In what's been dubbed the moose sex project, more than 300 hectares of land has been donated to the Nature Conservancy of Canada to create a corridor of land between Nova Scotia and New Brunswick that will allow moose in the two provinces to hook up.
For a decade or so, the Nova Scotian mainland moose population has been in decline due to threats such as disease, poaching, calf predation by black bears, and environmental factors.
According to The Canadian Press, the conservancy says it hopes the corridors give a route for the nearly 30,000 moose in New Brunswick to find mates in neighbouring Nova Scotia.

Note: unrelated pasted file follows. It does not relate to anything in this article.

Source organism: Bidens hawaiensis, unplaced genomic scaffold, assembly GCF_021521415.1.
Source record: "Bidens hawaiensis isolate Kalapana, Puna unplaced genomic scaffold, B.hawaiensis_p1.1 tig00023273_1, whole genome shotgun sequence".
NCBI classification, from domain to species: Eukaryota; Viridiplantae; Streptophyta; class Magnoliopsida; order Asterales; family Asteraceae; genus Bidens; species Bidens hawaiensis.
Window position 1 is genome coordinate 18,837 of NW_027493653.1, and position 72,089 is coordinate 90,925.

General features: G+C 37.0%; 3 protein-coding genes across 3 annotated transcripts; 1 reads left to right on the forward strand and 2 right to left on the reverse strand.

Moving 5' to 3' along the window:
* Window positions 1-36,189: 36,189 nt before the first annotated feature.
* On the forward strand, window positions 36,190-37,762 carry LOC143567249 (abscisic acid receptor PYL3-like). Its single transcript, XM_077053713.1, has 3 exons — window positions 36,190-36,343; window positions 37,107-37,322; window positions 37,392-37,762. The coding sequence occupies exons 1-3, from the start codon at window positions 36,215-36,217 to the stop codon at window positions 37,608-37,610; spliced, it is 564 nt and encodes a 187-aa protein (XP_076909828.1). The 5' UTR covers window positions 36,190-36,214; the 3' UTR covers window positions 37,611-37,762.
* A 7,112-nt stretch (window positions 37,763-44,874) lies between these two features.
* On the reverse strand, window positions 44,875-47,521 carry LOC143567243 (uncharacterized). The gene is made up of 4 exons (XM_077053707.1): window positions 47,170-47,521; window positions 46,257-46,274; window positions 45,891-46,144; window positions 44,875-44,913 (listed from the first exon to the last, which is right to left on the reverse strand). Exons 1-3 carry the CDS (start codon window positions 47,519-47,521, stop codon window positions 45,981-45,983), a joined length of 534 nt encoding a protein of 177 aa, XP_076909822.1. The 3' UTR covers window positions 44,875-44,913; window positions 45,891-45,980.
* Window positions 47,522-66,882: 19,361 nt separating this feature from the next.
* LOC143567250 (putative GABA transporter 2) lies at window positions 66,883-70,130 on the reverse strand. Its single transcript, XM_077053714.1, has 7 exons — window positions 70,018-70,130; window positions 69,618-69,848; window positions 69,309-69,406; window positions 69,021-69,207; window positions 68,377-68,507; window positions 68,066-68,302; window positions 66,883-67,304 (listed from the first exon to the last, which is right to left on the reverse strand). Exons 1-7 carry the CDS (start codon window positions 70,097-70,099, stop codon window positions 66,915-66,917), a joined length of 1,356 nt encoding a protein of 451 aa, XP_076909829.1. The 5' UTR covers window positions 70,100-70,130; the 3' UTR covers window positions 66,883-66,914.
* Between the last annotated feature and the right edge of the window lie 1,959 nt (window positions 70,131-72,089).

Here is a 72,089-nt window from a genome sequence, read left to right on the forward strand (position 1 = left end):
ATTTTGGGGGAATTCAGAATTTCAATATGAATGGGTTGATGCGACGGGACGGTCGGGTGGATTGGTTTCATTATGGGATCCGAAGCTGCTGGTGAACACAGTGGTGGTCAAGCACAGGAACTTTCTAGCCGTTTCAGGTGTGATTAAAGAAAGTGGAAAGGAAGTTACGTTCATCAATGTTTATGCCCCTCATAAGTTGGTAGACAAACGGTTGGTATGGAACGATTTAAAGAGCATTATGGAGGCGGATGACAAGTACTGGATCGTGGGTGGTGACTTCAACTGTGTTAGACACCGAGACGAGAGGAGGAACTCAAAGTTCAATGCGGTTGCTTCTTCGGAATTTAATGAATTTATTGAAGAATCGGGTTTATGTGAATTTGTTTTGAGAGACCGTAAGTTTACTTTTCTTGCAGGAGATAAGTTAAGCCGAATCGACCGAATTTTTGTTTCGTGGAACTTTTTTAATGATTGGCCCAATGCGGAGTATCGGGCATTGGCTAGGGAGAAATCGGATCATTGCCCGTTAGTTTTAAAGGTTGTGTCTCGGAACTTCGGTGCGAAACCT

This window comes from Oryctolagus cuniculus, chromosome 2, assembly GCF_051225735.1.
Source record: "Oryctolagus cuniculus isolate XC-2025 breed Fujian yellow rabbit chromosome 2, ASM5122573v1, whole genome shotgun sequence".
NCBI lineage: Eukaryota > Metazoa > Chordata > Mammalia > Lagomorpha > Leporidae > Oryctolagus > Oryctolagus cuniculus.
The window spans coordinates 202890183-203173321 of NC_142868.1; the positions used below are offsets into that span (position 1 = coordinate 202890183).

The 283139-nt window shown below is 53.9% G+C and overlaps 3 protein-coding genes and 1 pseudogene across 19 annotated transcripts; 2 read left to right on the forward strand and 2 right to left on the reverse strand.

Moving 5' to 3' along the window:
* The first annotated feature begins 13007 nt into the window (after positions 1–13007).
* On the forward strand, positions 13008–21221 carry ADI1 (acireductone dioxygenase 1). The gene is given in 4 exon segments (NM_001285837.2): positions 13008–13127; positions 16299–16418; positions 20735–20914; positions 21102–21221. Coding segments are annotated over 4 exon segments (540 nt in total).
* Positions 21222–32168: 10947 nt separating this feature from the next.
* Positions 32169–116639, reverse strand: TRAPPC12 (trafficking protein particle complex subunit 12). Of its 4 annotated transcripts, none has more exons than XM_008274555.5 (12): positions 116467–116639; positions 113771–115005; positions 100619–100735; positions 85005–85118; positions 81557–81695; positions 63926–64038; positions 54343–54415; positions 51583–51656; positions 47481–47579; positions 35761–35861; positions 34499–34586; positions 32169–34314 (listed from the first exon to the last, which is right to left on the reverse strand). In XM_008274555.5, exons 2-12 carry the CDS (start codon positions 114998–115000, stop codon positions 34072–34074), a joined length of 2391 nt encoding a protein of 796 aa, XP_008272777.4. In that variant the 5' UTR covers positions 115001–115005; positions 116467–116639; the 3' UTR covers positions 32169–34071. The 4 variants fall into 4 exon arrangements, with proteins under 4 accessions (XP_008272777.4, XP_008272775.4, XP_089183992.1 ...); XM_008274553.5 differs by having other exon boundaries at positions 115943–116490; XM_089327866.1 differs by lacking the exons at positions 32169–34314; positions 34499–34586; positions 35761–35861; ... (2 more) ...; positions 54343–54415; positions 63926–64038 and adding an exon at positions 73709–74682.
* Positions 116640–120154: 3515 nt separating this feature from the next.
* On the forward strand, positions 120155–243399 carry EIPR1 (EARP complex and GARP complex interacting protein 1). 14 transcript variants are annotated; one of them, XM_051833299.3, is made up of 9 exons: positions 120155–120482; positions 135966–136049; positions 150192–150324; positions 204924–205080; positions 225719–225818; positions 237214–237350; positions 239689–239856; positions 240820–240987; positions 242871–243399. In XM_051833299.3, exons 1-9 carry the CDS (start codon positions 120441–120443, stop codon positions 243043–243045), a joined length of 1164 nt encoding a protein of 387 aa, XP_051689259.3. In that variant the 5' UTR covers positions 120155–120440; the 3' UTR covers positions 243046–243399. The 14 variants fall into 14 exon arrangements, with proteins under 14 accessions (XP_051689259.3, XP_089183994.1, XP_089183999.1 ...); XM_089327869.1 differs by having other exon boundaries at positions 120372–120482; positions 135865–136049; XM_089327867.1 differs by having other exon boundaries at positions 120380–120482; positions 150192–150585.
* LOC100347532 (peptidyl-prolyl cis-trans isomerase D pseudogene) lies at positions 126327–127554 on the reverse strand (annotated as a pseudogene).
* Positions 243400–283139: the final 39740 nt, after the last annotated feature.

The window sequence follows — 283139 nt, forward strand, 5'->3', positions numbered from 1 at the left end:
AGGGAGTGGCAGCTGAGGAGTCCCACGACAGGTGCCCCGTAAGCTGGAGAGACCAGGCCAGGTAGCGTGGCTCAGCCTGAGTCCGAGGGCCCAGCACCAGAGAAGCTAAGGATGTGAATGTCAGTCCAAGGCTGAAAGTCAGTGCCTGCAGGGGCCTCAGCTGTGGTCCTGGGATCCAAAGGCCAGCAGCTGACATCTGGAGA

The land was previously privately owned by prominent businessman and former diplomat, Derek Burney
"I'm not an expert on moose sex or moose anything," Burney told The Canadian Press. "I think the understanding is that if they can preserve the corridor with things like this…then I think there's a good chance the Nova Scotia population will be replenished."
And though the land is expected to be useful to other species as well, the conservancy's main focus is on moose, which is an important food source for the Mi'kmaq people, First Nations who are indigenous to Canada's Maritime Provinces.